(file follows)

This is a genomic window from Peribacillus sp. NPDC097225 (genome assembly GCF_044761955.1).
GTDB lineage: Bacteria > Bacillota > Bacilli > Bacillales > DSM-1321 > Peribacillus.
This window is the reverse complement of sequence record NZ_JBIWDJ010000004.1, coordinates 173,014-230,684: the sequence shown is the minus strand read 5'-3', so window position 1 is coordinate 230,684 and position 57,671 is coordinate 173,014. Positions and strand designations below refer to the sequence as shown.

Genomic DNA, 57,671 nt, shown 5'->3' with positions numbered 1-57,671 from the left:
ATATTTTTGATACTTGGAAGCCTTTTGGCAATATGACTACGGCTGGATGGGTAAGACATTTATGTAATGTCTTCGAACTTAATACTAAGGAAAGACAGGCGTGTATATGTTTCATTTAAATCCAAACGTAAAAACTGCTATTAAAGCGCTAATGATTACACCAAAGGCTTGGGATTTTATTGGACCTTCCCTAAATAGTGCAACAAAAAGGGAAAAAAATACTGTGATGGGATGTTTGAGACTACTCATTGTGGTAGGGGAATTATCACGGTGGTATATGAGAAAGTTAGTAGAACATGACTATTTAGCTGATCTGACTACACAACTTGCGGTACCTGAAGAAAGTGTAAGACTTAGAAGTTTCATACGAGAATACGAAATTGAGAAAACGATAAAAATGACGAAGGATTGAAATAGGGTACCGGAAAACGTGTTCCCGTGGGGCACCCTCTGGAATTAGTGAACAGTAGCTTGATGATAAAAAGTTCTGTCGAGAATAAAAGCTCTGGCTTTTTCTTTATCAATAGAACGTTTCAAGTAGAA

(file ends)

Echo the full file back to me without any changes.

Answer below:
This is a genomic window from Peribacillus sp. NPDC097225 (genome assembly GCF_044761955.1).
GTDB lineage: Bacteria > Bacillota > Bacilli > Bacillales > DSM-1321 > Peribacillus.
This window is the reverse complement of sequence record NZ_JBIWDJ010000004.1, coordinates 173,014-230,684: the sequence shown is the minus strand read 5'-3', so window position 1 is coordinate 230,684 and position 57,671 is coordinate 173,014. Positions and strand designations below refer to the sequence as shown.

Genomic DNA, 57,671 nt, shown 5'->3' with positions numbered 1-57,671 from the left:
ATATTTTTGATACTTGGAAGCCTTTTGGCAATATGACTACGGCTGGATGGGTAAGACATTTATGTAATGTCTTCGAACTTAATACTAAGGAAAGACAGGCGTGTATATGTTTCATTTAAATCCAAACGTAAAAACTGCTATTAAAGCGCTAATGATTACACCAAAGGCTTGGGATTTTATTGGACCTTCCCTAAATAGTGCAACAAAAAGGGAAAAAAATACTGTGATGGGATGTTTGAGACTACTCATTGTGGTAGGGGAATTATCACGGTGGTATATGAGAAAGTTAGTAGAACATGACTATTTAGCTGATCTGACTACACAACTTGCGGTACCTGAAGAAAGTGTAAGACTTAGAAGTTTCATACGAGAATACGAAATTGAGAAAACGATAAAAATGACGAAGGATTGAAATAGGGTACCGGAAAACGTGTTCCCGTGGGGCACCCTCTGGAATTAGTGAACAGTAGCTTGATGATAAAAAGTTCTGTCGAGAATAAAAGCTCTGGCTTTTTCTTTATCAATAGAACGTTTCAAGTAGAA